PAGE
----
This episode was recorded as a live broadcast on 15 March 2022
Across the UK and much of Europe, women make up around half of the number of journalists, and more women than men are now choosing journalism as a career. In a special live discussion in honour of International Women’s Day, we’ll be asking what this means for media coverage and how stories are told, with some of the UK and the EU’s leading female voices.
Join us on 15 March 2022 from 14:00 – 15:30 in Central London (address provided upon registration), when we’ll be asking – how has the recent rise of women in journalism impacted agenda setting in the news industry?
Despite this rise, women are still under-represented in media ownership, information production, and in decision-making editorial positions. Male journalists still dominate the news, business, and comment sections, and there remains a lack of parity in the coverage and the portrayal of men and women in the media.
At this event we’ll ask the significance of the gender of a discourse leader, and its impact on the narrative, the telling, and editorial direction of a story. Delving into both print and online journalism, we’ll ask whether rising numbers of women editors in the media industry results in more nuanced coverage – and what the challenges are to women online and on social media. Our expert panel of leading women in journalism will share some of the positive steps made in recent years, and reflect on how to challenge established ways of thinking in their industry.
On the panel:
Beth Rigby – Beth is Political Editor at Sky News. She has worked as a political journalist for nearly a decade, covering two general elections, the Scottish independence and EU referendums, and all the twists and turns of Brexit. Beth has interviewed the biggest names in British politics, from Theresa May to Tony Blair, as well as breaking exclusive stories around cabinet reshuffles, splits and the Brexit crisis. Before joining Sky, Beth worked as a newspaper journalist for nearly two decades at The Times and Financial Times, where she held a variety of positions including media editor, deputy political editor and consumer industries editor. A former financial journalist, she won awards for her work as the Financial Times’ retail correspondent and hedge fund writer.
Alison Phillips – Alison is deputy editor-in-chief of the Daily Mirror, Sunday Mirror and Sunday People. Alison began her career in journalism as a reporter at the Harlow Star in 1993. She joined Trinity Mirror as deputy features editor for the Sunday People magazine in 1998, before becoming features editor for the Daily Mirror, Sunday Mirror and Sunday People. In 2004 Alison became assistant editor of the Daily Mirror, before being appointed editor of the Sunday Mirror in 2012. She added editorship of the Sunday People to her responsibilities in 2014. Alison is also Chair of Women in Journalism.
Megha Mohan – Megha is the BBC World Service’s first global gender and identity correspondent. She covers issues concerning race and ethnicity, women’s rights and LGBT communities for the BBC’s 42 language services to an audience of over 400 million. She has travelled to and reported from six continents and secured exclusive interviews, including the BBC’s first interview with Prime Minister Sanna Marin, with Finland’s all-women coalition government, and with Samoa’s first woman Prime Minister Fiame Naomi Mata’afa. Megha is a deployment journalist who files longform original features for BBC World TV, radio, online and social media. She also co-founded The Second Source, which aims to democratise London media and provide access for young women from non-traditional backgrounds into journalism.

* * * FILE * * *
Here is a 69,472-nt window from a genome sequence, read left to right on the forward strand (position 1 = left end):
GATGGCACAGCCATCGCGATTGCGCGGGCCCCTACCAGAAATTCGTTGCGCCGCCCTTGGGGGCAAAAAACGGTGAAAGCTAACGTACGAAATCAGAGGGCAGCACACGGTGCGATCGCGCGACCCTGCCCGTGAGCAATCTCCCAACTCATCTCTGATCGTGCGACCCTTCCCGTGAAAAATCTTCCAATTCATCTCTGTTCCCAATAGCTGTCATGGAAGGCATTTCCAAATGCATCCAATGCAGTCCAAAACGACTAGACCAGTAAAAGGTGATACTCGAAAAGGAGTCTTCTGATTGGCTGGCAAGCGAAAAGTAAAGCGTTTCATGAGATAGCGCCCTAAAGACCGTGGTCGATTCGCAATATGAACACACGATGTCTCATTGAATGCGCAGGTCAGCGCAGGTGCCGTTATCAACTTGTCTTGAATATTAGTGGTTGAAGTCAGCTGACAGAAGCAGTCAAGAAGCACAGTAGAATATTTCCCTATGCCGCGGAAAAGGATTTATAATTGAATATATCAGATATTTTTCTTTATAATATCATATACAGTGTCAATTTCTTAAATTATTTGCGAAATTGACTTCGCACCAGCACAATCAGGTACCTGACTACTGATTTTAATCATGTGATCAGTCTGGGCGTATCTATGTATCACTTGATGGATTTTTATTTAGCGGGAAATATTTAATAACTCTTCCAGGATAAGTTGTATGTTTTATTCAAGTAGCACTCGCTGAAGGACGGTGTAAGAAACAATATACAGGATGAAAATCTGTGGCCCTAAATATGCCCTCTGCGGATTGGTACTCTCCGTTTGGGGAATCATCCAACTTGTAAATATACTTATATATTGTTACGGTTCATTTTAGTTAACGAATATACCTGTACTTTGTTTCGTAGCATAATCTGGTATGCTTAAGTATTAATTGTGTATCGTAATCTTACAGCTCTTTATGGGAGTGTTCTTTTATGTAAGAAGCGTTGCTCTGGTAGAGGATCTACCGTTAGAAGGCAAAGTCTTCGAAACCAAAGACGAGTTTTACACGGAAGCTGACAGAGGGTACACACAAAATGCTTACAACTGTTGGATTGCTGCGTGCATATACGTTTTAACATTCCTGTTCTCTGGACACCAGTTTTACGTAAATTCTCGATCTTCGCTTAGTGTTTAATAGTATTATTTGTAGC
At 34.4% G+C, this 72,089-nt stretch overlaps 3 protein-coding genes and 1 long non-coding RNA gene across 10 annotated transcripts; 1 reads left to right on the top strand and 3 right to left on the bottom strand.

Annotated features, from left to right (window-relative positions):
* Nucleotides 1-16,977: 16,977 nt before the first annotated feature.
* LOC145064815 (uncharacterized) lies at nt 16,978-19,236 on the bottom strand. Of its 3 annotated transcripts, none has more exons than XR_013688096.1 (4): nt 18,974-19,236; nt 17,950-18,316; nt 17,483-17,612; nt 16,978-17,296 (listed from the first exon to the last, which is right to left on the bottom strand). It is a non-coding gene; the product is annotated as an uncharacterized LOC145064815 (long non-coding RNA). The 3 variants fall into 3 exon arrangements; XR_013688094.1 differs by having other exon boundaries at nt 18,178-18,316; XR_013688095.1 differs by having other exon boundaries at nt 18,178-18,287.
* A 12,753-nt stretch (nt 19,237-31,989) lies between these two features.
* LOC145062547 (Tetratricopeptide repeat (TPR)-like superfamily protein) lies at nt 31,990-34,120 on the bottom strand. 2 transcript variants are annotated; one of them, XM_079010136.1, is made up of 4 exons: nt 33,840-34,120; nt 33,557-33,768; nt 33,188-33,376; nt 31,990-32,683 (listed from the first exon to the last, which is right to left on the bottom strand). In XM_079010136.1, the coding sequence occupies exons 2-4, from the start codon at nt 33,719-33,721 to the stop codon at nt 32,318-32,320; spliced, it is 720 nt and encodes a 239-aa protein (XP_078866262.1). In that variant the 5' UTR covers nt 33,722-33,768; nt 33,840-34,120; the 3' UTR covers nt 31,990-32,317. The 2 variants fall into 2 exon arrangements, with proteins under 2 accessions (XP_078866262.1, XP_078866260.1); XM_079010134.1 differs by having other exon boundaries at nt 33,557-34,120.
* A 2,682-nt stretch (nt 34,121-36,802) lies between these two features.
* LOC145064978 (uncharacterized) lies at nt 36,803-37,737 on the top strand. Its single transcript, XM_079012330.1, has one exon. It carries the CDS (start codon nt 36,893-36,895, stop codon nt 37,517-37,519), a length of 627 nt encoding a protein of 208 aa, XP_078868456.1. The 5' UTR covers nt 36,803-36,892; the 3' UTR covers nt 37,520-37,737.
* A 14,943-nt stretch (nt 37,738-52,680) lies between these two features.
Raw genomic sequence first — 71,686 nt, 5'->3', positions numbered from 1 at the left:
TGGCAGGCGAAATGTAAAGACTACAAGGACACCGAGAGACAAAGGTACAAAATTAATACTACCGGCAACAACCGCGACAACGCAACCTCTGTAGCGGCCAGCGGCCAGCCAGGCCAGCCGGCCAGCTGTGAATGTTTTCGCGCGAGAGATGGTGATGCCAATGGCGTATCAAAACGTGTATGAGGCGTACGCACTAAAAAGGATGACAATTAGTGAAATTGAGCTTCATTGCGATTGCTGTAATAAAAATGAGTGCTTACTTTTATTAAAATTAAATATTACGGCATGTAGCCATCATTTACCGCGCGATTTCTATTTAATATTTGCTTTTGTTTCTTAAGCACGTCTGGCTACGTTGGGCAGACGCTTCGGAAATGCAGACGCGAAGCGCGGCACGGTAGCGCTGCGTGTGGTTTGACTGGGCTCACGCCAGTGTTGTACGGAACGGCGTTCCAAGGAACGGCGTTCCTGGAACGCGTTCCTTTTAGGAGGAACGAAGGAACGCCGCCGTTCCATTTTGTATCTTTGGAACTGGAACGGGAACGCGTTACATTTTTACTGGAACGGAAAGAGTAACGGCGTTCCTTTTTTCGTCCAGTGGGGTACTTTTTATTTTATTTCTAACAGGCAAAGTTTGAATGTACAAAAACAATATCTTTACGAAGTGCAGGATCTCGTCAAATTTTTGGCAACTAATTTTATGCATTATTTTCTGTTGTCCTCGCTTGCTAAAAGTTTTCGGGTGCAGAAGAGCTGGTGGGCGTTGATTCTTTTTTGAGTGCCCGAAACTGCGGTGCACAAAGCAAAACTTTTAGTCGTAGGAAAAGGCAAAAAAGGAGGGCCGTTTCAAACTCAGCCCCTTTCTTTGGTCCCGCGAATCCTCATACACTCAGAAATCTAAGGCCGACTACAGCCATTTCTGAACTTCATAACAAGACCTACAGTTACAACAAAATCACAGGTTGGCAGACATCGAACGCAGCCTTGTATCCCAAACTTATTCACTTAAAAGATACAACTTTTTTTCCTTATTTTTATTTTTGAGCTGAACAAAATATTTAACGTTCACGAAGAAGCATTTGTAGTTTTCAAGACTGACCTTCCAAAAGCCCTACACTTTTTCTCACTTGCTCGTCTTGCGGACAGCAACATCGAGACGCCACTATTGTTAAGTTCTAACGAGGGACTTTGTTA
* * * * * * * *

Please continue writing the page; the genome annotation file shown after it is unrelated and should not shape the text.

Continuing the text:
Stefanie Bolzen – Stefanie is the UK and Ireland correspondent for German broadsheets WELT and WELT am Sonntag. An award-winning writer, Stefanie is a regular commentator for British and international media on Brexit and European politics. Prior to taking up her London role, Stefanie was WELT’s Europe Correspondent in Brussels, covering EU and NATO affairs. She started her journalistic career as a foreign news editor in Berlin, reporting on EU enlargement and the Balkan conflicts. Stefanie holds an M.A. in Modern History and trained at Axel Springer, Europe’s largest publishing house. She is alumna of the Milena Jesenská Fellowship and the Arthur F. Burns Fellowship.
Suzanne Franks – Suzanne is a former BBC TV broadcaster who is now Professor of Journalism at City, University of London where she was until recently Head of the Department. Her books include Africa’s Media Image in the Twenty First Century and Reporting Disasters: Famine, Aid, Politics and the Media, Having None of it: Women, Men and the Future of Work and Women and Journalism. She leads a research project at City University on the role of women experts in the broadcast media and was a partner in the recently completed EU HORIZON2020 QUEST project investigating the state of science journalism.
Deborah Bonetti – Deborah is the Director of the Foreign Press Association in London and the UK Correspondent for QN-Il Giorno, an Italian national daily newspaper. She is a member of the UK Lobby and Chair of the Foreign Lobby – the group of international journalists who have regular briefings with departments of State and Number 10 Downing Street. She is an Observer on the National Committee for the Safety of Journalists (DCMS) and a regular Royal Commentator on various outlets, including RAI Italian TV. She has co-written a book on “Boris Johnson, the Media and the Pandemic” and one on: “The Foreign Correspondents’ View on Brexit”, both with Bite-Sized Books.